So you need to do another discovery project. There’s another 20 hours and 2 more weeks down the drain. And an addendum to the report you just gave your boss less than two hours ago – damn!
Anyway, that’s tomorrow’s project. The meeting has ended, and you have 30 supplier e-mails that you need to review today, or you know they will be repeated tomorrow — plus, one ranting and raving phone call a day is enough.
2:10 pm – Into your tenth supplier e-mail, most inquiring about invoices, event status, etc. — and other inane questions that could be answered through their supplier portal, as awkward as it may be, if they’d just learn to use it, you hit an e-mail from your key widget supplier informing you that the shipment that was supposed to go out yesterday is not complete as they have been waiting on a steel shipment for two weeks. Yikes! If you don’t get widgets in 21 days, your production line grinds to a halt! That will cost the company millions.
3:45 pm – After an hour and a half of frantic calls, you find another — off-contract — supplier that can supply a substitute shipment of widgets that, while not preferred, will work with a few minor production line tweaks and keep you going for six more weeks. If you can’t get regular shipments out of your supplier within that timeframe, you’ll be in trouble. But that’s tomorrow’s problem. For today, you still have 20 supplier e-mail and almost two dozen stakeholder e-mails to get through.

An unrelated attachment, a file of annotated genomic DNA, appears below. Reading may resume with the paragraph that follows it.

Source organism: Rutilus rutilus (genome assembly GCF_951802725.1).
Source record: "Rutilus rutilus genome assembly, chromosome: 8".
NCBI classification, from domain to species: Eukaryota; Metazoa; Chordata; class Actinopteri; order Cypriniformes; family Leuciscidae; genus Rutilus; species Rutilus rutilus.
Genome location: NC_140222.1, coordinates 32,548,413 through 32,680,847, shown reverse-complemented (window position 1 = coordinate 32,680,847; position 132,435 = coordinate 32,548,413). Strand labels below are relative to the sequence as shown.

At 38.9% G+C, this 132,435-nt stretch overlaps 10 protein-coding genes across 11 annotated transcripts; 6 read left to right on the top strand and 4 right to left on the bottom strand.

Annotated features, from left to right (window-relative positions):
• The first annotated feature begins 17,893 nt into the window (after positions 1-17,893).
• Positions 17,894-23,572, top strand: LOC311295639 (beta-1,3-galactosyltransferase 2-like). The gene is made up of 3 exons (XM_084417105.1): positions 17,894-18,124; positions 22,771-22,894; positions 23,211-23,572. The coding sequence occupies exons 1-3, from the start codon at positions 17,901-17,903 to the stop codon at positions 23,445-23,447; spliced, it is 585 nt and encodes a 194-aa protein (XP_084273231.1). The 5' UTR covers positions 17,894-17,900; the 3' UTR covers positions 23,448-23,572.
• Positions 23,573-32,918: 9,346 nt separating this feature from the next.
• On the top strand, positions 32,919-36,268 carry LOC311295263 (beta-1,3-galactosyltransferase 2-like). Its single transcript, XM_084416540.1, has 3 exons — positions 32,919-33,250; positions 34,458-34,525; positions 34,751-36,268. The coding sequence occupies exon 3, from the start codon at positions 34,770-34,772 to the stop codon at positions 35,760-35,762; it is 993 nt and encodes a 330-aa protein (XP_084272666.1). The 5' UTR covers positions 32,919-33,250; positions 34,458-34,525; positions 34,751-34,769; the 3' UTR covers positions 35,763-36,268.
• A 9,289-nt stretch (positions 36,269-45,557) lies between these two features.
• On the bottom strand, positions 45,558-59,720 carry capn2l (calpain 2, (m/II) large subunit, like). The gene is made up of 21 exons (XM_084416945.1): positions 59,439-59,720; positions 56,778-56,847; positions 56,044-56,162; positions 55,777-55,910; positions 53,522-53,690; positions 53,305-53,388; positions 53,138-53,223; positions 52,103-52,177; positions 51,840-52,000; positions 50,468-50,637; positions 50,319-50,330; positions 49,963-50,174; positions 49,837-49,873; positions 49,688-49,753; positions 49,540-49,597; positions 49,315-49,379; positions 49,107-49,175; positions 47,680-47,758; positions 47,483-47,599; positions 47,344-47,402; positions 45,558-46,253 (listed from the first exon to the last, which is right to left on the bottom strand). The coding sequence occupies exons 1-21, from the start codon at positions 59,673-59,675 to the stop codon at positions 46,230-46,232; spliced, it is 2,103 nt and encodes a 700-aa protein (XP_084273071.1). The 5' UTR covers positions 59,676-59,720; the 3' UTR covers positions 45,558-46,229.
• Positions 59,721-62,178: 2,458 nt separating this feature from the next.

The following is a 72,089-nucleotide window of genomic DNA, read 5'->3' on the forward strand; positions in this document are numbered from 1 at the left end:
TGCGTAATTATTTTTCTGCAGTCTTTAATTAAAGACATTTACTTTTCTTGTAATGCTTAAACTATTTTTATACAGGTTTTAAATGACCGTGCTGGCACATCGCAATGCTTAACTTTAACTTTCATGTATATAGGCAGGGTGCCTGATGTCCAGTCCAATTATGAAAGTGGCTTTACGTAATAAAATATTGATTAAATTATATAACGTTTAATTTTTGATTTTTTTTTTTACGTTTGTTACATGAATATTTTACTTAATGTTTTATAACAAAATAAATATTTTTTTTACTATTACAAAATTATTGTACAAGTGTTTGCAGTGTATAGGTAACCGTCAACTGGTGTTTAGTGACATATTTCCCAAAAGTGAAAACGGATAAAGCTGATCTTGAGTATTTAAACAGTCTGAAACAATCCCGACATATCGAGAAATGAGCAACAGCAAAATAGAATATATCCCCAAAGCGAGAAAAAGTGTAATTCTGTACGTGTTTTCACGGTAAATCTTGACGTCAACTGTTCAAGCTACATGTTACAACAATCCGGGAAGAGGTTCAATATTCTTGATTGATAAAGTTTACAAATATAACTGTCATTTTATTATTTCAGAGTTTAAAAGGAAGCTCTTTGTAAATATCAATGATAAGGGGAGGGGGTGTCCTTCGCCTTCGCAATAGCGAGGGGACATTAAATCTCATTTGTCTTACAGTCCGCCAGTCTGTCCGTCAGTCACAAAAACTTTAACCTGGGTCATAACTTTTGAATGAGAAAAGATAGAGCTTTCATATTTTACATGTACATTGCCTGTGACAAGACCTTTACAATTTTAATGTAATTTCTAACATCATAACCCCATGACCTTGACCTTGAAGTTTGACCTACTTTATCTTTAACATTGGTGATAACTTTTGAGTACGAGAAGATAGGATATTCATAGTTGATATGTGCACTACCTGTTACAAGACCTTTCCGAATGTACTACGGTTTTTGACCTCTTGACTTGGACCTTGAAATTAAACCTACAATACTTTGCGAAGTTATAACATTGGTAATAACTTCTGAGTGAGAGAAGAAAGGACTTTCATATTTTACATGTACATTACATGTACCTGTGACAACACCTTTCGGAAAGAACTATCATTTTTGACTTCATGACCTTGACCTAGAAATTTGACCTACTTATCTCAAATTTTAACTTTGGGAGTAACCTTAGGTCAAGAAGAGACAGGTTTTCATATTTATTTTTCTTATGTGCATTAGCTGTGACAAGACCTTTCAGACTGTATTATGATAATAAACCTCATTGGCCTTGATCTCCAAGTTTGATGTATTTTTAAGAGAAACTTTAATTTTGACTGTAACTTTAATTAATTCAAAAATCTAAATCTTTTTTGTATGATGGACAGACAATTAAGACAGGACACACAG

4:25 pm – The remaining supplier e-mails are not critical, a few require clearing up with AP and engineering, but that can be taken care of later in the week.
4:35 pm – Most of the stakeholder e-mails are answers to your inquiries, inquiries as to why Sourcing takes so damn long, or indicates of delay. The usual affair. Time to do a quick check on existing project status.
4:50 pm – Three projects need addressing in addition to the cog project. The axle project has questions from suppliers that need to be answered so they’ll bid. The cylinder project still needs RFI scoring from stakeholders so it can go to auction. The support team project needs more bids for key contingent workforce roles and you don’t understand why your chosen providers aren’t bidding. Fire-fighting for the next few hours.
7:15 pm – You finally get all the questions answered in the axle projects — and hopefully the suppliers will bid in the next few days; you send reminders to all the stakeholders and leave the ones who don’t read e-mails voice mails; and you call all of the contingent workforce providers in the earlier timezones where they are still in the office and discuss how important it is that they bid on the current project if they want to continue to bill you, and most agree to provide more bids tomorrow.
No real progress on anything, but you made it through today.
7:20 pm – You exit the building.
7:21 pm – You realize the headache you obtained during the stakeholder meeting this afternoon is now, as usual, unbearable so you pop a few extra strength Aleve so you can make make it home, have dinner, and rest up for another day … which likely won’t be that much different from today.